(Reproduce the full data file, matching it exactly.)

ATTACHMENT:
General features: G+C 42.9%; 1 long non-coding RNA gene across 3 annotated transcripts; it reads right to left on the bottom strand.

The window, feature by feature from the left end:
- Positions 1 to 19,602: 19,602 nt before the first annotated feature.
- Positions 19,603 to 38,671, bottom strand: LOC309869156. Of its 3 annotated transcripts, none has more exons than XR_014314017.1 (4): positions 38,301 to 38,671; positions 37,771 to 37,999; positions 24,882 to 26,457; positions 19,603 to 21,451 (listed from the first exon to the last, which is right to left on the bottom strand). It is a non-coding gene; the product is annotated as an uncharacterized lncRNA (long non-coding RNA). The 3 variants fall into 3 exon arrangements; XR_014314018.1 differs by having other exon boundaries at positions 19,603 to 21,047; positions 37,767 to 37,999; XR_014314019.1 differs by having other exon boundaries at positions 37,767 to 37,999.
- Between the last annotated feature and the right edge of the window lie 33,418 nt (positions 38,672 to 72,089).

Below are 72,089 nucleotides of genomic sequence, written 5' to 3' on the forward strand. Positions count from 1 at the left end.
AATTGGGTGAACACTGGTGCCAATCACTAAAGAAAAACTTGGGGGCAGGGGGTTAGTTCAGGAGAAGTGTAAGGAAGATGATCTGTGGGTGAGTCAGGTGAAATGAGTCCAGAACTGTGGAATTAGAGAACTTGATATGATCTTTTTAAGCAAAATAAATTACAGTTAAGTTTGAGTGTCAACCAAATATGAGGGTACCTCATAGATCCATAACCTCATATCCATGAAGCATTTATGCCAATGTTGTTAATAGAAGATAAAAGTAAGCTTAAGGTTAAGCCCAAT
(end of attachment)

General features: G+C 42.9%; 1 long non-coding RNA gene across 3 annotated transcripts; it reads right to left on the bottom strand.

The window, feature by feature from the left end:
- Positions 1 to 19,602: 19,602 nt before the first annotated feature.
- Positions 19,603 to 38,671, bottom strand: LOC309869156. Of its 3 annotated transcripts, none has more exons than XR_014314017.1 (4): positions 38,301 to 38,671; positions 37,771 to 37,999; positions 24,882 to 26,457; positions 19,603 to 21,451 (listed from the first exon to the last, which is right to left on the bottom strand). It is a non-coding gene; the product is annotated as an uncharacterized lncRNA (long non-coding RNA). The 3 variants fall into 3 exon arrangements; XR_014314018.1 differs by having other exon boundaries at positions 19,603 to 21,047; positions 37,767 to 37,999; XR_014314019.1 differs by having other exon boundaries at positions 37,767 to 37,999.
- Between the last annotated feature and the right edge of the window lie 33,418 nt (positions 38,672 to 72,089).

Below are 72,089 nucleotides of genomic sequence, written 5' to 3' on the forward strand. Positions count from 1 at the left end.
AATTGGGTGAACACTGGTGCCAATCACTAAAGAAAAACTTGGGGGCAGGGGGTTAGTTCAGGAGAAGTGTAAGGAAGATGATCTGTGGGTGAGTCAGGTGAAATGAGTCCAGAACTGTGGAATTAGAGAACTTGATATGATCTTTTTAAGCAAAATAAATTACAGTTAAGTTTGAGTGTCAACCAAATATGAGGGTACCTCATAGATCCATAACCTCATATCCATGAAGCATTTATGCCAATGTTGTTAATAGAAGATAAAAGTAAGCTTAAGGTTAAGCCCAAT